Figure 5.1: Chance for a candidate with a certain cost index to become the final solution. The cost index ranks the candidates on increasing cost function.

Taking advantage of this knowledge then the original Trellis algorithm is adapted in the following way: based on the cost index only M ≪ 3N candidates are selected and used for further processing, instead of using all 3N candidates. In brief, the new algorithm can be described as follows: Given the M cheapest candidates at time t − 1, calculate the M cheapest candidates at time t. Going a little in detail, the algorithm starts with the M cheapest candidates at time t − 1 These paths are ordered with increasing cost function values. Every candidate at t − 1 leads to three new alternatives at time t, see figure 5.2. Because of this, the number of new alternatives is equal to 3 · M .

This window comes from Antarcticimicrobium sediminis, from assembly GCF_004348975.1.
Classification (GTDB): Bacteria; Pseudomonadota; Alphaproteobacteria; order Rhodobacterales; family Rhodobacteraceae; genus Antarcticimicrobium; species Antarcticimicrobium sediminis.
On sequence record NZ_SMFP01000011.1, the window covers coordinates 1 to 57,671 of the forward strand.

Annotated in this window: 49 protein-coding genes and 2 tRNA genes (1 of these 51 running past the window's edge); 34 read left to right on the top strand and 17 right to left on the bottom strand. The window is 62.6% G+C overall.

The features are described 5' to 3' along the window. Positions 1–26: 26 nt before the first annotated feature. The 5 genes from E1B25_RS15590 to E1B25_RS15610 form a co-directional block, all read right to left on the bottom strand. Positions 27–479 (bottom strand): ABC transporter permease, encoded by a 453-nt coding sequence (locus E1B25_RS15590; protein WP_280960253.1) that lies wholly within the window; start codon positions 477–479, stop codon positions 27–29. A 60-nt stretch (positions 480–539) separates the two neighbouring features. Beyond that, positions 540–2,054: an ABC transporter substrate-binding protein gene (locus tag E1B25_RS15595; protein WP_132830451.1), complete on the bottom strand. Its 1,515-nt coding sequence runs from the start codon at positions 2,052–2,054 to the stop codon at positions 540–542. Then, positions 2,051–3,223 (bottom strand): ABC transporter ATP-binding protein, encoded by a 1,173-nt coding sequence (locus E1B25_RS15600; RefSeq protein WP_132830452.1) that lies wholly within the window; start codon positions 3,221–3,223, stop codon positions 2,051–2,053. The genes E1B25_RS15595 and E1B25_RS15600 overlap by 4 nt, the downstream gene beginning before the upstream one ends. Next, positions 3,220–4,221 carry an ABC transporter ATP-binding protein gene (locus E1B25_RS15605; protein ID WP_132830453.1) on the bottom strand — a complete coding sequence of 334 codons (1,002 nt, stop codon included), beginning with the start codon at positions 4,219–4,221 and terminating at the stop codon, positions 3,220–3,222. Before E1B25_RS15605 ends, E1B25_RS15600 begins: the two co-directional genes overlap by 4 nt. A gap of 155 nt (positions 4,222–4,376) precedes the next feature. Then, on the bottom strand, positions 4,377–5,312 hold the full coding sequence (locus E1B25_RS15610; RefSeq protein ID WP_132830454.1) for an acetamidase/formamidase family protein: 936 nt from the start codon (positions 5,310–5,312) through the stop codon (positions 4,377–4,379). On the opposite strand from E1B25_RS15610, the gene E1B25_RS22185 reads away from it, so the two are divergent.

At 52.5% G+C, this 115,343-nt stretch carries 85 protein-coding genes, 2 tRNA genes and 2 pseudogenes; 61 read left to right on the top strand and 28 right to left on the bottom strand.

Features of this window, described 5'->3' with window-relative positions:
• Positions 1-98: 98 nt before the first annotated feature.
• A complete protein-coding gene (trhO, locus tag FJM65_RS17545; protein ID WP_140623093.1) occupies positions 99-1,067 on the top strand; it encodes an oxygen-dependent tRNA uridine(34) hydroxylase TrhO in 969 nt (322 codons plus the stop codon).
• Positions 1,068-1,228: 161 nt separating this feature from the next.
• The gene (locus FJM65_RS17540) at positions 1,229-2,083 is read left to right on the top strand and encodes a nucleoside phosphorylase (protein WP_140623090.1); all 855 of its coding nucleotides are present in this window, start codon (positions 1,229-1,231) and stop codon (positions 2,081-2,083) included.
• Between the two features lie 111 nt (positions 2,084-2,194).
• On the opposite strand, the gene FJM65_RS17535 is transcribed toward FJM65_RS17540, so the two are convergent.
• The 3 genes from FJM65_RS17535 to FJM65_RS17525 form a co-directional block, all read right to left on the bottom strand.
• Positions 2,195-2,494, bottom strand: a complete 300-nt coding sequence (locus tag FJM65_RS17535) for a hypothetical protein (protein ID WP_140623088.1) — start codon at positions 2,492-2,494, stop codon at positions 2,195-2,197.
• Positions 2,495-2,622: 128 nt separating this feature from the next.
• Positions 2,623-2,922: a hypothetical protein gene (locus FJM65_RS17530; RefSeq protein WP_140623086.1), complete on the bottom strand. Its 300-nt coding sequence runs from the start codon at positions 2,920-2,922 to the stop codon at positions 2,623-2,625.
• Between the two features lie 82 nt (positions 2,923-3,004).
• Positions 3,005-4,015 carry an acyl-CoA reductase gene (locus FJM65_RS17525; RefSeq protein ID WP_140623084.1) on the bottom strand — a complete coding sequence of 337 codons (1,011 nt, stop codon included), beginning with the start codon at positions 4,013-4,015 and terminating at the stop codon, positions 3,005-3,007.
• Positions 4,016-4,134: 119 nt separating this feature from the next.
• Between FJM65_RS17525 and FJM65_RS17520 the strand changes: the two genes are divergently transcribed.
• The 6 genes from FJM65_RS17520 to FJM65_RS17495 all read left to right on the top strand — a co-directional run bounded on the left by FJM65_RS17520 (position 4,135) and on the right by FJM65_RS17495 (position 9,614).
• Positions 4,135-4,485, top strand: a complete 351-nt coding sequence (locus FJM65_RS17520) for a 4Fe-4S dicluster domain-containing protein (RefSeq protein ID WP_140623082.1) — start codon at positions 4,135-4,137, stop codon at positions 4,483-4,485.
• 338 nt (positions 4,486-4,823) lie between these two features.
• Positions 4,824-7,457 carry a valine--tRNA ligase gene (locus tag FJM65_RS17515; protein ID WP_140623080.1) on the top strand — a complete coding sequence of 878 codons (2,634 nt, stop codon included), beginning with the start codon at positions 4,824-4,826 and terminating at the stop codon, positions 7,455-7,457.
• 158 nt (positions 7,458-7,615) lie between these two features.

It is possible that three different candidates at time t − 1 lead to the same new path at time t (see figure 5.3). To maintain the Trellis structure (last N encoded symbols are different for all paths), only one of the three alternatives (the cheapest) is used. In the most extreme case, the 3M new alternatives consist of M different candidates only. After elimination of double candidates,

59

5.1. COMPUTATIONAL EFFICIENCY t

t

−1011−1 t−1

−1011

0

−1 t−1

0110

old

0 1

1 0111

Figure 5.2: Every old candidate at time t − 1 leads to three new candidates at time t. An example (left) and the general case (right).

the number L of new candidates is bounded by M < L < 3M . Then, the L candidates are sorted on cost function, and the cheapest M out of L are selected.

t−1

t−1

−101

−1

−1

001

−1

101

−1

t

t

01−1

0

new

1

Figure 5.3: Three old candidates at time t − 1 lead to the same new candidate at time t. To maintain the Trellis structure, it is not allowed to use both paths. An example (left) and the general case (right).